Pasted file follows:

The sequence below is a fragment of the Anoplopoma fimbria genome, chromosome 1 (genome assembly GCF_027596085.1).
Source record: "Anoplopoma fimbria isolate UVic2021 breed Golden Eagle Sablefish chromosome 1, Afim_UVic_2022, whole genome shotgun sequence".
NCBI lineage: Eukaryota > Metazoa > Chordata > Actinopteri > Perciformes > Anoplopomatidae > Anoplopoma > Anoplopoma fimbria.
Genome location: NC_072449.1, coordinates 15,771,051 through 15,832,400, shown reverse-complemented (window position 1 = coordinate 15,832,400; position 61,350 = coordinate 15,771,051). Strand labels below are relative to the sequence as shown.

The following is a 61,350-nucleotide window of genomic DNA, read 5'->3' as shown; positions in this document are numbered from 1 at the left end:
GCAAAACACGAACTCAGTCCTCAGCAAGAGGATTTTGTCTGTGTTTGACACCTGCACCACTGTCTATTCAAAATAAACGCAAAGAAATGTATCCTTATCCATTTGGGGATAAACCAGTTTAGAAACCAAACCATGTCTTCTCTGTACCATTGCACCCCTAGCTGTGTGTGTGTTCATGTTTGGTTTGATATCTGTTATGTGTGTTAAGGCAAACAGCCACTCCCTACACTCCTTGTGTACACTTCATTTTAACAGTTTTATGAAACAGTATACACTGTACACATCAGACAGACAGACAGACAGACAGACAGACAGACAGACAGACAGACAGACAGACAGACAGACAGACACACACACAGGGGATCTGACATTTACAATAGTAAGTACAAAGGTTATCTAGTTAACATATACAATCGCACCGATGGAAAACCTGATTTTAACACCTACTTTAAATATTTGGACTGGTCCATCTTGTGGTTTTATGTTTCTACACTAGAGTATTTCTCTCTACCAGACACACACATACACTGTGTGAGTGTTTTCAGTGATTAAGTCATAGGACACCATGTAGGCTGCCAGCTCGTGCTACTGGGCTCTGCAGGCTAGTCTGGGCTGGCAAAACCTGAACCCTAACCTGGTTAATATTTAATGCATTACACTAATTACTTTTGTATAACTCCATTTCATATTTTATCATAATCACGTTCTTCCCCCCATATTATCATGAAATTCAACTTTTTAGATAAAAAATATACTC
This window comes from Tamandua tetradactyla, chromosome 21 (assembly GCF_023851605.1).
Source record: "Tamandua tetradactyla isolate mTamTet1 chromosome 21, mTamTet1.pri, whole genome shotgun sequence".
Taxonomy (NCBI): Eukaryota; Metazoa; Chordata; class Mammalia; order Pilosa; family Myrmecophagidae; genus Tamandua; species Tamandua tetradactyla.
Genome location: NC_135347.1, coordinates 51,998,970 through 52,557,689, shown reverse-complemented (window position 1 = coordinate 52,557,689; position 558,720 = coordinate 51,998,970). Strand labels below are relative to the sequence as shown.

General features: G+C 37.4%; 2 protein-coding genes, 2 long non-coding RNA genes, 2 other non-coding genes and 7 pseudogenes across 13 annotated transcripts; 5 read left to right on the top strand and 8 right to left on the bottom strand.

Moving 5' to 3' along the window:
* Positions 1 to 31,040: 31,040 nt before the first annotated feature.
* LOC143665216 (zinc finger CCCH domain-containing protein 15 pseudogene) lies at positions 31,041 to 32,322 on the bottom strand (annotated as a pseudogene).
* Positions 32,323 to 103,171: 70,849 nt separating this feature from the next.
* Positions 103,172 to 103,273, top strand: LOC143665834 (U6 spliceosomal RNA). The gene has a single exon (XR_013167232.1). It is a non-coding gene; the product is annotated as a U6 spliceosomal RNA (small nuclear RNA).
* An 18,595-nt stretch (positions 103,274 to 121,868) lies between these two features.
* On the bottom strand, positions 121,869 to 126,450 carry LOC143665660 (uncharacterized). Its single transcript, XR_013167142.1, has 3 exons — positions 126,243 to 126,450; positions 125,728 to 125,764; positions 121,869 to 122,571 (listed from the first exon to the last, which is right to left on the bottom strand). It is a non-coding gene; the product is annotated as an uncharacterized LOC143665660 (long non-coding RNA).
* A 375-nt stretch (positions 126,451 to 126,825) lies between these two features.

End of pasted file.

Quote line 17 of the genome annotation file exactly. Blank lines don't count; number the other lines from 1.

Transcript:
* An 18,595-nt stretch (positions 103,274 to 121,868) lies between these two features.